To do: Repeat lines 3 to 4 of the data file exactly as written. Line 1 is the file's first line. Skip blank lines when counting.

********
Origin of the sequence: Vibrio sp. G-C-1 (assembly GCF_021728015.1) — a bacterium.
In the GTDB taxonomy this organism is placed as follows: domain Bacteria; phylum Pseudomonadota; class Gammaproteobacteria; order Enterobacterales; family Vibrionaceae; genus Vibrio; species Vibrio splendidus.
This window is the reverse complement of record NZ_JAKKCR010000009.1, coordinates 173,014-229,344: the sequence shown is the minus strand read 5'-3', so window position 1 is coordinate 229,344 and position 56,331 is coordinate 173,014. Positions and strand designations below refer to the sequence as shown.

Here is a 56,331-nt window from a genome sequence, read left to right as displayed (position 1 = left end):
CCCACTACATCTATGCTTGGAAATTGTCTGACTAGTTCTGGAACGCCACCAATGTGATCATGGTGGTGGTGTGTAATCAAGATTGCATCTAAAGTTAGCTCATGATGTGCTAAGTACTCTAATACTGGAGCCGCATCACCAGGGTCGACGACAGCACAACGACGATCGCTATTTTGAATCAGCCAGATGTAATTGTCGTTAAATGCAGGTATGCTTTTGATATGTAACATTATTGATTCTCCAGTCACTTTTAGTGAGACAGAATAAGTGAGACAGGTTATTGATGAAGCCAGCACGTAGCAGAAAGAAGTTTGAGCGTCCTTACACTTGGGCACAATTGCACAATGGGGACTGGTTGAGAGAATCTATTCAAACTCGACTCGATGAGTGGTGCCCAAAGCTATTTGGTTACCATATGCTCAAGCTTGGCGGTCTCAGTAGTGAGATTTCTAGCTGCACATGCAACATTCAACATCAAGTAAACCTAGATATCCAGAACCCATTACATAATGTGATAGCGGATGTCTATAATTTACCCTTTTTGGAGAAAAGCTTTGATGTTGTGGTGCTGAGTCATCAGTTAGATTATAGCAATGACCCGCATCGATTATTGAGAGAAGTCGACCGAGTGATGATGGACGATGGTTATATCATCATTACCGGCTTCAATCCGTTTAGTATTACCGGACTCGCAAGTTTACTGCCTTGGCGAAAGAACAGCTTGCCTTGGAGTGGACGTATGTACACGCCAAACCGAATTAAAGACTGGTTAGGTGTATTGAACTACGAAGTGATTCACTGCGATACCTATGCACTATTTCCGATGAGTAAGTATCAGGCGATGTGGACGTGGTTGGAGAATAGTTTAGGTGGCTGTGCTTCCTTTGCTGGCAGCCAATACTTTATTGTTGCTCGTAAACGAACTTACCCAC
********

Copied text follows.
This window is the reverse complement of record NZ_JAKKCR010000009.1, coordinates 173,014-229,344: the sequence shown is the minus strand read 5'-3', so window position 1 is coordinate 229,344 and position 56,331 is coordinate 173,014. Positions and strand designations below refer to the sequence as shown.

Here is a 56,331-nt window from a genome sequence, read left to right as displayed (position 1 = left end):